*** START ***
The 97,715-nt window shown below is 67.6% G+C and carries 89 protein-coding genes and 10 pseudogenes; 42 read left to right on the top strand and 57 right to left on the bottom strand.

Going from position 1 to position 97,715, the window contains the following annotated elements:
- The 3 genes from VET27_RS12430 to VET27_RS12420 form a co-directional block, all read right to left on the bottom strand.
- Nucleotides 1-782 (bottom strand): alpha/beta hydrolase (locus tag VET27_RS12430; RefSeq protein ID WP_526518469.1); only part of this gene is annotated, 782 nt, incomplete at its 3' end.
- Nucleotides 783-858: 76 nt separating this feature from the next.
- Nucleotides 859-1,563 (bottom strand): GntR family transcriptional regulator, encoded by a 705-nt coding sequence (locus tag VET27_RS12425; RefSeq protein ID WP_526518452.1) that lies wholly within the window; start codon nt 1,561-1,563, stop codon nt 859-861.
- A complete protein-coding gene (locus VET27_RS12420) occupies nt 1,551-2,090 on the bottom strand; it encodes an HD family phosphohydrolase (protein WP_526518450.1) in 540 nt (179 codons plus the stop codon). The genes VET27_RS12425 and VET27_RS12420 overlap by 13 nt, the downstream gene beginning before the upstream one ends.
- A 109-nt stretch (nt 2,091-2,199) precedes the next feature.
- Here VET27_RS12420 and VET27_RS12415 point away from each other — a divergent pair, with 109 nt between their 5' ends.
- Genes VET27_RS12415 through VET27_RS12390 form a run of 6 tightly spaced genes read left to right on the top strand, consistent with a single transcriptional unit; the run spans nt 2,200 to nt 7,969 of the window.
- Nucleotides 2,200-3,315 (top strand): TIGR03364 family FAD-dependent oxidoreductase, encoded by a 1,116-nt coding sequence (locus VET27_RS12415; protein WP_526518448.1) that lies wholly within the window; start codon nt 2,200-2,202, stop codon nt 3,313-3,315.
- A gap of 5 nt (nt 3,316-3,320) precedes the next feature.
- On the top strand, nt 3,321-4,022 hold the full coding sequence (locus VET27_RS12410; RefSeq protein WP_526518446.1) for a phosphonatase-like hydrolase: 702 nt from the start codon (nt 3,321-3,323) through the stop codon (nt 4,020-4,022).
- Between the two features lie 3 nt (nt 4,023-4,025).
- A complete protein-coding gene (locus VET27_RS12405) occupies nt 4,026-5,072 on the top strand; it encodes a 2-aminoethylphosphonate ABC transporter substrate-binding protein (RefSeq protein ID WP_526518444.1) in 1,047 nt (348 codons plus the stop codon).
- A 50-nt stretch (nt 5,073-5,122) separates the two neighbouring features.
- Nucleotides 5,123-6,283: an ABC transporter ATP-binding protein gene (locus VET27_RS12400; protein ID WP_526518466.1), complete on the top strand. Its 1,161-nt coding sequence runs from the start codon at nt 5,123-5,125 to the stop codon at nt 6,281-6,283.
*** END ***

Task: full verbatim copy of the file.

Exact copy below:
The 97,715-nt window shown below is 67.6% G+C and carries 89 protein-coding genes and 10 pseudogenes; 42 read left to right on the top strand and 57 right to left on the bottom strand.

Going from position 1 to position 97,715, the window contains the following annotated elements:
- The 3 genes from VET27_RS12430 to VET27_RS12420 form a co-directional block, all read right to left on the bottom strand.
- Nucleotides 1-782 (bottom strand): alpha/beta hydrolase (locus tag VET27_RS12430; RefSeq protein ID WP_526518469.1); only part of this gene is annotated, 782 nt, incomplete at its 3' end.
- Nucleotides 783-858: 76 nt separating this feature from the next.
- Nucleotides 859-1,563 (bottom strand): GntR family transcriptional regulator, encoded by a 705-nt coding sequence (locus tag VET27_RS12425; RefSeq protein ID WP_526518452.1) that lies wholly within the window; start codon nt 1,561-1,563, stop codon nt 859-861.
- A complete protein-coding gene (locus VET27_RS12420) occupies nt 1,551-2,090 on the bottom strand; it encodes an HD family phosphohydrolase (protein WP_526518450.1) in 540 nt (179 codons plus the stop codon). The genes VET27_RS12425 and VET27_RS12420 overlap by 13 nt, the downstream gene beginning before the upstream one ends.
- A 109-nt stretch (nt 2,091-2,199) precedes the next feature.
- Here VET27_RS12420 and VET27_RS12415 point away from each other — a divergent pair, with 109 nt between their 5' ends.
- Genes VET27_RS12415 through VET27_RS12390 form a run of 6 tightly spaced genes read left to right on the top strand, consistent with a single transcriptional unit; the run spans nt 2,200 to nt 7,969 of the window.
- Nucleotides 2,200-3,315 (top strand): TIGR03364 family FAD-dependent oxidoreductase, encoded by a 1,116-nt coding sequence (locus VET27_RS12415; protein WP_526518448.1) that lies wholly within the window; start codon nt 2,200-2,202, stop codon nt 3,313-3,315.
- A gap of 5 nt (nt 3,316-3,320) precedes the next feature.
- On the top strand, nt 3,321-4,022 hold the full coding sequence (locus VET27_RS12410; RefSeq protein WP_526518446.1) for a phosphonatase-like hydrolase: 702 nt from the start codon (nt 3,321-3,323) through the stop codon (nt 4,020-4,022).
- Between the two features lie 3 nt (nt 4,023-4,025).
- A complete protein-coding gene (locus VET27_RS12405) occupies nt 4,026-5,072 on the top strand; it encodes a 2-aminoethylphosphonate ABC transporter substrate-binding protein (RefSeq protein ID WP_526518444.1) in 1,047 nt (348 codons plus the stop codon).
- A 50-nt stretch (nt 5,073-5,122) separates the two neighbouring features.
- Nucleotides 5,123-6,283: an ABC transporter ATP-binding protein gene (locus VET27_RS12400; protein ID WP_526518466.1), complete on the top strand. Its 1,161-nt coding sequence runs from the start codon at nt 5,123-5,125 to the stop codon at nt 6,281-6,283.